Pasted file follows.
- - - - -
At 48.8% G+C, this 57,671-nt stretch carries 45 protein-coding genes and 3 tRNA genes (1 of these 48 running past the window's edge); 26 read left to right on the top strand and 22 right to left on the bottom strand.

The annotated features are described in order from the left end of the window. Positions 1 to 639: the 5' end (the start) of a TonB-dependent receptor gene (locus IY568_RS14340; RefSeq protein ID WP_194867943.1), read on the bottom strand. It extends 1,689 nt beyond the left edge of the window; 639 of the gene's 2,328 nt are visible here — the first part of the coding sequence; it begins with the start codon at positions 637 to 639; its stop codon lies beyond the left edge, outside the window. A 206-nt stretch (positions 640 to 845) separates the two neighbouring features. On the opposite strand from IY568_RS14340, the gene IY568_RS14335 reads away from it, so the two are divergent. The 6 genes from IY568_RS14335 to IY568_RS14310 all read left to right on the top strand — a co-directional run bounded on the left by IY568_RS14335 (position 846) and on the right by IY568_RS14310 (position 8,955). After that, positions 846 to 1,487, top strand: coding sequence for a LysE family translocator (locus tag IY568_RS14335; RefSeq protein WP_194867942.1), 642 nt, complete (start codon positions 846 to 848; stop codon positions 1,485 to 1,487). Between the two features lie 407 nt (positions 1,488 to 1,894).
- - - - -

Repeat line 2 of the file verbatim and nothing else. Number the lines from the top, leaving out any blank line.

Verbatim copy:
The annotated features are described in order from the left end of the window. Positions 1 to 639: the 5' end (the start) of a TonB-dependent receptor gene (locus IY568_RS14340; RefSeq protein ID WP_194867943.1), read on the bottom strand. It extends 1,689 nt beyond the left edge of the window; 639 of the gene's 2,328 nt are visible here — the first part of the coding sequence; it begins with the start codon at positions 637 to 639; its stop codon lies beyond the left edge, outside the window. A 206-nt stretch (positions 640 to 845) separates the two neighbouring features. On the opposite strand from IY568_RS14340, the gene IY568_RS14335 reads away from it, so the two are divergent. The 6 genes from IY568_RS14335 to IY568_RS14310 all read left to right on the top strand — a co-directional run bounded on the left by IY568_RS14335 (position 846) and on the right by IY568_RS14310 (position 8,955). After that, positions 846 to 1,487, top strand: coding sequence for a LysE family translocator (locus tag IY568_RS14335; RefSeq protein WP_194867942.1), 642 nt, complete (start codon positions 846 to 848; stop codon positions 1,485 to 1,487). Between the two features lie 407 nt (positions 1,488 to 1,894).